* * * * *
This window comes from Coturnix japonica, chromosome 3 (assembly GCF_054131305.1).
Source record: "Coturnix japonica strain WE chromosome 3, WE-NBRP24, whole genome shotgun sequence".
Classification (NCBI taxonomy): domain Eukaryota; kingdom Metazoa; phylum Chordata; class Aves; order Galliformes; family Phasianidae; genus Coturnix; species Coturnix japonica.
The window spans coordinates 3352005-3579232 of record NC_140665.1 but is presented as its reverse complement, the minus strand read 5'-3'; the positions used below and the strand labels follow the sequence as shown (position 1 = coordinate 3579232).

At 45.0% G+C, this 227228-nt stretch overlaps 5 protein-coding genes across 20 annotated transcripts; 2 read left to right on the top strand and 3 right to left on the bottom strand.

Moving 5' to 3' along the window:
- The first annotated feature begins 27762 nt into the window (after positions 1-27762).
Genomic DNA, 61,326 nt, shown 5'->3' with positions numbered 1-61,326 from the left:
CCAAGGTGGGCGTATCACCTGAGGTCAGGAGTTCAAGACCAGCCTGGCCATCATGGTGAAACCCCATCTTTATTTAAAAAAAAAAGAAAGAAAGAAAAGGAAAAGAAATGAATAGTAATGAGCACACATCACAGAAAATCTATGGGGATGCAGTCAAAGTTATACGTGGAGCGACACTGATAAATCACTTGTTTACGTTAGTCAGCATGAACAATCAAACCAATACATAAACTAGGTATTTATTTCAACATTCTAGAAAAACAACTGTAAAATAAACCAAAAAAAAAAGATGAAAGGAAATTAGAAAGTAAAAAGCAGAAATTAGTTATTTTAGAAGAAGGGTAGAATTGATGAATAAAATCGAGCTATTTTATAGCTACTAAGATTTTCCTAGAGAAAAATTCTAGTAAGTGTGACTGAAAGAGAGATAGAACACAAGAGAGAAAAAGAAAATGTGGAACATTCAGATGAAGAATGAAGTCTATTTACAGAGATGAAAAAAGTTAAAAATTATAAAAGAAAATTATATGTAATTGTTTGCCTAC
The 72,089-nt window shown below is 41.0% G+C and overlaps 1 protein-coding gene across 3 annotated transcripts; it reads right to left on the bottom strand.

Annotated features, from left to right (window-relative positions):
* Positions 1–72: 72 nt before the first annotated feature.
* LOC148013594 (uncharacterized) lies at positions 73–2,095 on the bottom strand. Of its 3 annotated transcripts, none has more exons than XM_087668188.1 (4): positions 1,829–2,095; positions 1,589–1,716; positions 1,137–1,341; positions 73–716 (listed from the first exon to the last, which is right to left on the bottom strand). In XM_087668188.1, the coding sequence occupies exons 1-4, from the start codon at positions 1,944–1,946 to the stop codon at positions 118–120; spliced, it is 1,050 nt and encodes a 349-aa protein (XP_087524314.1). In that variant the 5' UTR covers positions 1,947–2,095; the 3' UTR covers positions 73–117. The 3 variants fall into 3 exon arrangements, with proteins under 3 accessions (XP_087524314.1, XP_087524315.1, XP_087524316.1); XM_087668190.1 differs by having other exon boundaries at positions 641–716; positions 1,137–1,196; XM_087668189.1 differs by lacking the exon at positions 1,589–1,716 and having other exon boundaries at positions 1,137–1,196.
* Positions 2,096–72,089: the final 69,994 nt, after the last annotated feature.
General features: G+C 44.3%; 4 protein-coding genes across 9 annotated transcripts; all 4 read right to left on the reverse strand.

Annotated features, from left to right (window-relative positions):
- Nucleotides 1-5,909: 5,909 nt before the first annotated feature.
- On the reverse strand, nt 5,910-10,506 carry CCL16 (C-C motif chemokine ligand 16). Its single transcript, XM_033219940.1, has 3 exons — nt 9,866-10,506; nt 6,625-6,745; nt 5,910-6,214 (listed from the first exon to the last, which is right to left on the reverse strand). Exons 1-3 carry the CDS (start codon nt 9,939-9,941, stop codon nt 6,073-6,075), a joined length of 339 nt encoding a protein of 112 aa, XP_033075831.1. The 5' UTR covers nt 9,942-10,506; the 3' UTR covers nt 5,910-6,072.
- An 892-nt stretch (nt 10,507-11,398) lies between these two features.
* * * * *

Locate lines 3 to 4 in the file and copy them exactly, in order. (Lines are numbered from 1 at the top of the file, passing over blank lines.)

Classification (NCBI taxonomy): domain Eukaryota; kingdom Metazoa; phylum Chordata; class Aves; order Galliformes; family Phasianidae; genus Coturnix; species Coturnix japonica.
The window spans coordinates 3352005-3579232 of record NC_140665.1 but is presented as its reverse complement, the minus strand read 5'-3'; the positions used below and the strand labels follow the sequence as shown (position 1 = coordinate 3579232).